Mixed Martial Arts

Weigh-In: Is it possible to create a true MMA super fight?

TSN.ca Staff
5/8/2013 1:08:15 PM
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TSN.ca's MMA staff, including John Pollock - TSN Radio 1050 (@iamjohnpollock), James Lynch - TSN.ca (@lynchonsports), and Jordan Cieciwa - TSN Radio 1290 (@FitCityJordan), take a look at some of the hottest issues in the world of mixed martial arts.

1) Is it possible to create a true super fight?

JC: I think Chael Sonnen proved a very good point - we need weight classes.  The size difference between him and Jon Jones was very, well, apparent. From a talent stand point, Georges St. Pierre and Anderson Silva would make a fantastic fight.  The size difference, and body types would make for an advantage to Silva that would put GSP at a huge deficit. Would this be a super fight? The fight would favor Silva far too much.

St-Pierre is 5'10, 190-195 pounds when he doesn't cut weight and Anderson is 6'2 at a natural 205 pounds. Silva has all the natural ability still in his corner. That means Silva has an advantage, and the fight is never going to be fair or show who's the best.

I don't want to see a super fight.  All I want to see is someone come up and dethrone Silva, and St-Pierre.  Imagine how talented that fighter would be? It's fun to speculate who would win though and it makes for some great arguments. 

Lynch: My definition of a super fight is basically when a high level fighter decides to fight outside his weight class (ie: the best from one division fights someone in another division). There have been arguments it must be a champion vs. champion match to be a “true” super fight, but I don't think that necessarily has to be the case.

The first super fight that comes to mind was when former lightweight champion B.J. Penn moved up a weight class to fight St-Pierre at UFC 94. The Hawaiian was dominated and a huge reason GSP won was because of his size advantage. Penn is a true lightweight and an undersized welterweight.

In the St-Pierre vs. Silva example, because Silva cuts so much weight and clearly is the much larger fighter, that fight isn't exactly fair. However, when former lightweight champion Frankie Edgar decided to drop down to featherweight to battle 145-champ Jose Aldo, that was an evenly matched contest. Edgar is a smaller lightweight and actually the Brazilian appeared bigger than the New Jersey native when they fought.

I think these super fights are definitely possible, it just depends on the physical nature of the opponent. This is why fights like Silva vs. Jon Jones or even St-Pierre vs. lightweight champ Ben Henderson would be intriguing because these are fighters are close in physical statute. 

Pollock: I think there are so many differing views on what is a “super fight”. To most it means any combination of Silva, Jones and St-Pierre and absolutely it is possible to make a fight involving two of those three. Those are the only fights I would classify as “dream” fights right now that have a realistic opportunity to be made.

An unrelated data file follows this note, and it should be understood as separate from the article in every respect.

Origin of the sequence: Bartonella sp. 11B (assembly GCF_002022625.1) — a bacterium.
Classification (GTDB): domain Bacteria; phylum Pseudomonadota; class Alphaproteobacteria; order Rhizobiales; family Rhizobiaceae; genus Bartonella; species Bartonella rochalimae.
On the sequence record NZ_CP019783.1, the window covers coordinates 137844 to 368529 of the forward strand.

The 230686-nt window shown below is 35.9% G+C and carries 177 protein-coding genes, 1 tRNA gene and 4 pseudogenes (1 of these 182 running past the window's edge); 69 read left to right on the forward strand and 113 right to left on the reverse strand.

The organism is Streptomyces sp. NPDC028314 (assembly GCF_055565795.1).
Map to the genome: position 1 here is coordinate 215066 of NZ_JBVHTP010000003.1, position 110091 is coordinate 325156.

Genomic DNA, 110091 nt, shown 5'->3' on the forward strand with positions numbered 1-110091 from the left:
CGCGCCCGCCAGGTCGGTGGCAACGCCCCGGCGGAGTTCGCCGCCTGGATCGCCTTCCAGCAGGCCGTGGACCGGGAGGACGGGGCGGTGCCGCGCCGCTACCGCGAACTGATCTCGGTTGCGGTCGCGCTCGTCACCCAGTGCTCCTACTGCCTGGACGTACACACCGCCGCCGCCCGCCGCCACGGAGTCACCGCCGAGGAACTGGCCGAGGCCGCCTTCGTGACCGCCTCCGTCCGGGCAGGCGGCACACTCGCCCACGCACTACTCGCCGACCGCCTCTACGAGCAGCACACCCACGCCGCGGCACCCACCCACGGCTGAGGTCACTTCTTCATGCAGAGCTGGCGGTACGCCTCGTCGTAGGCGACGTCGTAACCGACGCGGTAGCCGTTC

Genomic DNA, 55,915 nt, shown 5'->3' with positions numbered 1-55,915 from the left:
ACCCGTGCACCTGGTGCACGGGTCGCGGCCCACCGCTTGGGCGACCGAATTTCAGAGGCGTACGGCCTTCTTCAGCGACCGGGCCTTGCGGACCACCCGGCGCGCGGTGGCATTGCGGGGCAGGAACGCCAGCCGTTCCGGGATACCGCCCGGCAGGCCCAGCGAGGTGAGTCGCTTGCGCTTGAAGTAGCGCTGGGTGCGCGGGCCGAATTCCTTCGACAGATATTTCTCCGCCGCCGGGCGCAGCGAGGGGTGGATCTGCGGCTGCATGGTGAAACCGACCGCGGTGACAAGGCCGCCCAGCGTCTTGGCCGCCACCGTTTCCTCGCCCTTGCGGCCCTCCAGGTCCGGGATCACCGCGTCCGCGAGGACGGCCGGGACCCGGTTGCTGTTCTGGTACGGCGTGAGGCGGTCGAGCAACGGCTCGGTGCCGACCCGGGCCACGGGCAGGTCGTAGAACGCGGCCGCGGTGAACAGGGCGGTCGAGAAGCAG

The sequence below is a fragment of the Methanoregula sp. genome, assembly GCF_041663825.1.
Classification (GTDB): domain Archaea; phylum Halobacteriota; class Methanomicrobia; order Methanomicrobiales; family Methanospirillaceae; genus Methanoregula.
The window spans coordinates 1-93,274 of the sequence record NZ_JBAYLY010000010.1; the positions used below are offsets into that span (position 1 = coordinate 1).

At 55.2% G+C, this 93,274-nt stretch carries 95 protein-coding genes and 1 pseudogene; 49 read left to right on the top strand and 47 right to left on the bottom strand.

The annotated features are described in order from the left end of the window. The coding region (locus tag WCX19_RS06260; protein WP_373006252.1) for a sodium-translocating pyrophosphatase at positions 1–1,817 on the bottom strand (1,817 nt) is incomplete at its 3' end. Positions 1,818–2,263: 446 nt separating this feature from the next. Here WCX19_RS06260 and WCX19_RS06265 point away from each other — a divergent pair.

I'm excited to see Aldo vs. Anthony Pettis, as I was to see Aldo vs. Edgar, but neither of these fights take on the stature and command the attention that a Jones vs. Silva fight in 2013 would.

It is also setting a precedent that I'm not crazy about wherein a fighter cleans out his division and therefore the next step is to move up a weight class and I find that logic flawed. It's a carryover from boxing where weight classes are a couple of pounds difference as opposed to St-Pierre cutting to make 170-pounds and then jumping up to fight a guy in Silva, who walks around at 215-pounds.

As a business there are big fights to be made by mixing and matching weight classes but from a fighter's perspective there is one big day pay and a lot of risk attached to it.

2) Should the rules for illegal knee strikes be changed?

JC: Miesha Tate lost her title shot, and a shot to coach due to a illegal knee to the head.  She reached for the ground, planted her hand and became an illegal target for knee strikes to the head. The strike was missed by Kim Winslow, and cost Tate the win. Should a hand to the ground be a form of defence? In my opinion, it definitely should not be.

In regards to fighter safety, dropping your guard is never a good idea.  Moving away from your opponent, and dropping your defence should not be a legitimate defence. The strike to Tate was illegal only by a simple technicality. I would like to see the strike rule revisited there has to be a better way to defend yourself than to put one hand on the ground.
Lynch: Yes the rule should defiantly be revised but I'm not in favor of knees to a grounded opponent (similar to what was allowed in Japan with PRIDE). I agree with Jordan, the hand planted rule as it stands is not a solid argument for a fighter defending him or herself. I don't necessarily think in the Tate case she was relying on the hand placement, so her opponent wouldn't be able to land shot, but in general it shouldn't be used as an advantage if a fighter is trying to get up.